A parent's right to consent to medical treatment is not statutory in California, but rather derives from the common law. In Kate's School v. Department of Health (1979) 155 Cal. Rptr. 529, - a case regarding a parents right to prescribe their treatment of choice for their mentally disordered children, the court held that "the regulation of intrusive and possibly hazardous forms of treatment of mentally disordered children, such as involved in behavior modification therapy through corporal punishment, is a proper exercise of the state's police power and bears a rational relation to the state's interest in the protection of the health and safety of the children..." This decision establishes that parents' rights to consent to treat ment are not unlimited. Surgical removal of an infant's foreskin, without medical justification, presents a more serious threat to the health and safety of the child than corporal punishment, thereby justifying exercise of the state's police power.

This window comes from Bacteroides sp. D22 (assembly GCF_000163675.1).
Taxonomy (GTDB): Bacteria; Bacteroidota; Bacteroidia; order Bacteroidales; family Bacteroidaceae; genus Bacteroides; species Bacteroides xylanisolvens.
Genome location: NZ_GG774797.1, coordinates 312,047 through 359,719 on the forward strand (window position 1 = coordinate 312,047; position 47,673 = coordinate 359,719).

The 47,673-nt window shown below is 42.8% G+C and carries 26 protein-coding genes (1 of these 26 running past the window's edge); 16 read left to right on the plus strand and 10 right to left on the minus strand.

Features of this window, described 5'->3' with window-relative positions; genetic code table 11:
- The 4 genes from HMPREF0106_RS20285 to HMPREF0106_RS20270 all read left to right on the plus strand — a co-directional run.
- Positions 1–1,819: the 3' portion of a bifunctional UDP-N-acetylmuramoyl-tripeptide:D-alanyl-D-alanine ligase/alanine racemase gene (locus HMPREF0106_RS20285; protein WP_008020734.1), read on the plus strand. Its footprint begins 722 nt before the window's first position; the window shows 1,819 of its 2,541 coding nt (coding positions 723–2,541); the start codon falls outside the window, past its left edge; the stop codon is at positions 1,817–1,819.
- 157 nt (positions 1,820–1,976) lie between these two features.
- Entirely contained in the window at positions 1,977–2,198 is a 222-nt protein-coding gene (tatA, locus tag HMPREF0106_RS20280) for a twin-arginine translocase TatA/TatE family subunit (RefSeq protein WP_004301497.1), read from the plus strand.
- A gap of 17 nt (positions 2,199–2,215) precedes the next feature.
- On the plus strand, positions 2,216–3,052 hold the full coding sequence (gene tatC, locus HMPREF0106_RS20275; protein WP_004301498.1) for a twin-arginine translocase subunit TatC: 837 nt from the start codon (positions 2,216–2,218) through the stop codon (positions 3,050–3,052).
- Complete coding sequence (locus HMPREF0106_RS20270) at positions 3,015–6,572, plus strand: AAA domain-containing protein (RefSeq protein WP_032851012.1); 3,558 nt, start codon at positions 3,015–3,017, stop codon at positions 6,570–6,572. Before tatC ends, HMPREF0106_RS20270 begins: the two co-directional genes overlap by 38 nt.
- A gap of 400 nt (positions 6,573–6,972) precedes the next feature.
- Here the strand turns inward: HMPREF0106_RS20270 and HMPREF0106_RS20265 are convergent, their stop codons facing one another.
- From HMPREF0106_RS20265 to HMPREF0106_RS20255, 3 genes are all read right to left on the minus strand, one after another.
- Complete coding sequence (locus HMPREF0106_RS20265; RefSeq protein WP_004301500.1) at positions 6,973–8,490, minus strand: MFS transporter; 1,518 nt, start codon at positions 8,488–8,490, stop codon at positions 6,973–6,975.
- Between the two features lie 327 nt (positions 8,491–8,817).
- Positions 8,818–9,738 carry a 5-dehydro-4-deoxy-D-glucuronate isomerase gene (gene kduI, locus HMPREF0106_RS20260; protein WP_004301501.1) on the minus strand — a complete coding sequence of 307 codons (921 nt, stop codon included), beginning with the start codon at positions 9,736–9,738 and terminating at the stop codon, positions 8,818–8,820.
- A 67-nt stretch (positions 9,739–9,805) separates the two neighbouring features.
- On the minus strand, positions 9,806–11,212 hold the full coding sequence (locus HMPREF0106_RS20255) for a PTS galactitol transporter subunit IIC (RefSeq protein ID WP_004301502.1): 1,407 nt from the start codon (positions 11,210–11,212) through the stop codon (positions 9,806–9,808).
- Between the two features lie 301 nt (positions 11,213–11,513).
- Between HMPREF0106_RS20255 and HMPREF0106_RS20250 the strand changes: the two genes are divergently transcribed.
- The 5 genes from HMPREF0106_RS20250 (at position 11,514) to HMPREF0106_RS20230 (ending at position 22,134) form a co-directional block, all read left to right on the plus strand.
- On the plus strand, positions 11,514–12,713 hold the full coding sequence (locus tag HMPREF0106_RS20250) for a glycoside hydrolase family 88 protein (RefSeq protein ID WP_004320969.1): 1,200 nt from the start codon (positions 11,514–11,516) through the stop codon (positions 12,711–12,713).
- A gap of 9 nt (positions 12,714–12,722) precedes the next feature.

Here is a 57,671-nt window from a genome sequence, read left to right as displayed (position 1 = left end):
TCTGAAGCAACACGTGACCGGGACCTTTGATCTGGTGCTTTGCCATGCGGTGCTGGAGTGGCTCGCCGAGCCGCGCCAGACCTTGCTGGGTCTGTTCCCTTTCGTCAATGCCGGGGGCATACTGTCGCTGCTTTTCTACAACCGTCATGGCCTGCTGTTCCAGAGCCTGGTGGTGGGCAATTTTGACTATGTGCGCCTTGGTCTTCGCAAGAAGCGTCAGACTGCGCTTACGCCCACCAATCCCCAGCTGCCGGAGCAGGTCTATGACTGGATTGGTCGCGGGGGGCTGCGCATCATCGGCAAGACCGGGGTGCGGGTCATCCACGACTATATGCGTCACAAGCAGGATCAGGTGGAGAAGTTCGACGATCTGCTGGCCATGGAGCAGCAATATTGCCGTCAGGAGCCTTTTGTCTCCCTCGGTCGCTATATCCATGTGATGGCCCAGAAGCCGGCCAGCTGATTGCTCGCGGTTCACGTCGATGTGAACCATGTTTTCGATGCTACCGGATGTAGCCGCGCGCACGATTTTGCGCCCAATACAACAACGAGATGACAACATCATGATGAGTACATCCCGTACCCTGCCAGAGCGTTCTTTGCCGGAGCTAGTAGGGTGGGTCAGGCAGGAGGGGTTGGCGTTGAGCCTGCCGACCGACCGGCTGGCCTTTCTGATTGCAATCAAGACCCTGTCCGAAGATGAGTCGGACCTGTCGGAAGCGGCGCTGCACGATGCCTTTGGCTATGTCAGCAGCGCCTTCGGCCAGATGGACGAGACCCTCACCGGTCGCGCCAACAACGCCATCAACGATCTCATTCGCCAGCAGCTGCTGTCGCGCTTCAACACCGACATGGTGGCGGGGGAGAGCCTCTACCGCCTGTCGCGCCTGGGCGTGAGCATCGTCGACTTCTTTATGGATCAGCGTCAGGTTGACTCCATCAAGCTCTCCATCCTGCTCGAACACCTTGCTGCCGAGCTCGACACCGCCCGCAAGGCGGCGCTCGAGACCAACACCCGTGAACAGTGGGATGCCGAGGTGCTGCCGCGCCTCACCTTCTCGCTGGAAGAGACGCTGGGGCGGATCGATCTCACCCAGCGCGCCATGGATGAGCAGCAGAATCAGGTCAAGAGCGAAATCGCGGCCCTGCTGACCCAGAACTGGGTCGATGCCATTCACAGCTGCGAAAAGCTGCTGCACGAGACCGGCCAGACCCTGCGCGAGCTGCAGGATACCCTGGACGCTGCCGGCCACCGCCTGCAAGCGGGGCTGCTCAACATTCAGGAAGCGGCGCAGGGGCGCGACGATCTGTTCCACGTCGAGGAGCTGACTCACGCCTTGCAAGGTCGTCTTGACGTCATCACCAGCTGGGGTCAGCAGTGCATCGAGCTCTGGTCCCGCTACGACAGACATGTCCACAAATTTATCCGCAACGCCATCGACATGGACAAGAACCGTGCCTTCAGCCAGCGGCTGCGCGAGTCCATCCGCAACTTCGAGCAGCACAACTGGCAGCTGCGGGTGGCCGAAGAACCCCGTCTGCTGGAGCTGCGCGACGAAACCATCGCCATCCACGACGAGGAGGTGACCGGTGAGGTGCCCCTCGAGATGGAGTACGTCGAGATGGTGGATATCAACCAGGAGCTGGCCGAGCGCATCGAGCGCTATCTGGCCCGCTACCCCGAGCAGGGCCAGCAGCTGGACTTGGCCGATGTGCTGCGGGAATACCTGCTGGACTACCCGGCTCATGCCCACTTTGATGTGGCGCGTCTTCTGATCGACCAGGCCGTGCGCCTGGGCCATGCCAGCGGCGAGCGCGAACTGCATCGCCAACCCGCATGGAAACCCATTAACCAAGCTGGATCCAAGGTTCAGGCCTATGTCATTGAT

In an unpublished 1987 decision of the Court of Appeal, 1st District No. A03040, London v. Glassner et al., petition for review denied, parental consent to "any ... medical treatment" is found to be without apparent limitation, regardless of purpose. Civil Code 25.8 cited as authority for this decision provides: Either parent if both parents have legal custody, or the parent or person having legal custody or the legal guardian of a minor may authorize in writing any adult person into whose care the minor has been entrusted to consent to any X-ray examination, anesthetic, medical or surgical diagnosis or treatment and hospital care to be rendered to the minor under the general or special supervision and upon the advice of a physician and surgeon licensed under the provisions of the Medical Practice Act or to consent to an X-ray examination, anesthetic, dental, or surgical diagnosis or treatment and hospital care to be rendered to the minor by a dentist licensed under the provision s of the Dental Practice Act or to consent to an X-ray examination, anesthetic, dental or surgical diagnosis or treatment and hospital care to be rendered to the minor by a dentist licensed under the provisions of the Dental Practice Act." (emphasis added.) This court then held "(a) circumcision is a medical, surgical treatment," rejecting plaintiff's public policy argument that children should be protected from suffering unjustifiable pain or risk - based on the premise that parents cannot consent to surgical procedures which have no medical purpose." While this section dose not specifically grant any direct authority for parental consent, the trial court found the legislative history was to extend the common law authority of parents.